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It's Raining Men: Slacker Demons Book…
It's Raining Men: Slacker Demons Book One
by Jennifer Stevenson

Chloe's been dumped by yet another loser so she turns to sympathetic bartender Archie, who suddenly claims that it's the fault of terrible sex demons (including himself) and she's been selected to receive a rain of good men as part of victim's compensation. Wacky hijinks ensue.

The demon-lover trope of paranormal romance is usually a big yawn for me because they usually pair it with a "he wants to be better for her" style plotline that takes itself entirely too seriously, but this book is silly and flippant enough about it to be fun. I don't know that I'll bother with any more of the series, but this was a fun summer read on its own.

I received this one free from Librarything in exchange for fair review.
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Knit Wear Love: Foolproof Instructions for…
Knit Wear Love: Foolproof Instructions for Knitting Your Best-Fitting…
by Amy Herzog

I really loved the idea of Amy Herzog's Knit to Flatter book, which is about finding and adjusting patterns to suit you. It's a great book (from what I can tell without actually following any of the patterns since I just had it from the library for 3 weeks), but I found that the patterns didn't inspire me, so it hasn't gone on the list of things I want for my personal knitting reference library.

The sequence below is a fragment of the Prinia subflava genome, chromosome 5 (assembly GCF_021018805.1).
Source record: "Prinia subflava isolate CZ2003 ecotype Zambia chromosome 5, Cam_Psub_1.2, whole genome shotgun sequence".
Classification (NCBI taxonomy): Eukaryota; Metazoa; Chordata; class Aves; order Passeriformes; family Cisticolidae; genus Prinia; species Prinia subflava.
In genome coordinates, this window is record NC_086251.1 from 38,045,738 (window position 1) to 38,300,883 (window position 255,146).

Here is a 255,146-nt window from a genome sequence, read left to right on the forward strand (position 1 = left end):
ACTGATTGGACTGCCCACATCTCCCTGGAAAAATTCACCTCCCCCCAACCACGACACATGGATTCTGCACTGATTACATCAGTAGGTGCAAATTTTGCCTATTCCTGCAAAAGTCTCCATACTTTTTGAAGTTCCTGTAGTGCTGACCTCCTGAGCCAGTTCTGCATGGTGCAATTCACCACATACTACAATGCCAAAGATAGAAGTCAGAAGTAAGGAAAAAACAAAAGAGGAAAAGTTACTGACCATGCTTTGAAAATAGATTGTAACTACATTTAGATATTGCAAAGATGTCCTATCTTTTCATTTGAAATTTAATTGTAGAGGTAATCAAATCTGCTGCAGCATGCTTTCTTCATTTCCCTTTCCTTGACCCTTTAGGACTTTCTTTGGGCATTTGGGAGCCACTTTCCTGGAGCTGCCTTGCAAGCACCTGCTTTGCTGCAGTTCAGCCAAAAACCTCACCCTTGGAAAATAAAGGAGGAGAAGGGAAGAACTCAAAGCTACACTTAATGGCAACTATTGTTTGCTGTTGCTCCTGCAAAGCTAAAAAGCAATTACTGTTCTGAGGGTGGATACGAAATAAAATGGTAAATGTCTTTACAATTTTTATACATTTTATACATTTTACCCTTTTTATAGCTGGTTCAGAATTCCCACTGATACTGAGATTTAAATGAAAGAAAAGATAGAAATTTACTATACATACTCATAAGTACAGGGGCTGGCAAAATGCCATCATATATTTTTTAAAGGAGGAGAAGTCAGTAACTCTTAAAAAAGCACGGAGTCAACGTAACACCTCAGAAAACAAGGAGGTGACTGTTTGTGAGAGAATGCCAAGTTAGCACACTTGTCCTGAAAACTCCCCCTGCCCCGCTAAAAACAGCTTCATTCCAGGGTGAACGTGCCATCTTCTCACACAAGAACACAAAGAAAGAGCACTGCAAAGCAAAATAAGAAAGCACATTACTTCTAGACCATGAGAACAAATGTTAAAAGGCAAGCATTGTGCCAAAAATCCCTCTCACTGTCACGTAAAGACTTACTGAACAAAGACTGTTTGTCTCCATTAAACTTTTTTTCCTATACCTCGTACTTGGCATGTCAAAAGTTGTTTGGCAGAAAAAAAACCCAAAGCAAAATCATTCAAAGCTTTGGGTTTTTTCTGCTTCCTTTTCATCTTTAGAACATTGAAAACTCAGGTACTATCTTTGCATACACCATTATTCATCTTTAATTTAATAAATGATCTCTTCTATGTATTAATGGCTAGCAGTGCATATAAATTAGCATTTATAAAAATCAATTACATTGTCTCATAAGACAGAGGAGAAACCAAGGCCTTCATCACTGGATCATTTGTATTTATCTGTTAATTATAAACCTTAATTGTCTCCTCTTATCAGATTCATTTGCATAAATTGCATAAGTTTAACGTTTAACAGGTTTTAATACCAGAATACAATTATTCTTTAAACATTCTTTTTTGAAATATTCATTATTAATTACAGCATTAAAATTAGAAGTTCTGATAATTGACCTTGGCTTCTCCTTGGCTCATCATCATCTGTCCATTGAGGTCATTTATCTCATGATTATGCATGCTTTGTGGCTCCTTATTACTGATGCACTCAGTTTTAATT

Knit Wear Love has solved this problem for me: rather than focusing on body type, the designs are more heavily focused on aesthetic: classic, sporty, bohemian, etc. She's got some really cute details, and it's showcased by lovely photography. Plus, of course, huge numbers of charts, advice about fit, etc. It's pretty much everything I wanted in a sweater book. I borrowed a copy from the library to check it out, but this one is going on my personal library wishlist for when I'm interested in tackling a sweater for myself.
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A few books going back to the library today:

Powers: The Definitive Hardcover Collection,…
Powers: The Definitive Hardcover Collection, Vol. 1
by Brian Michael Bendis, Michael Avon Oeming (Illustrator)

This graphic novel is an exploration of what it would be like to be a cop in a world with superhero celebrities. It's decent, and I know lots of folk who like the grittier, broken superhero genre who would enjoy this. I felt like there were some really great world and character ideas set up and it was worth reading for that, but I also felt like the pacing and the genre didn't quite do it for me. I'm happy to recommend it to people who like the genre, though.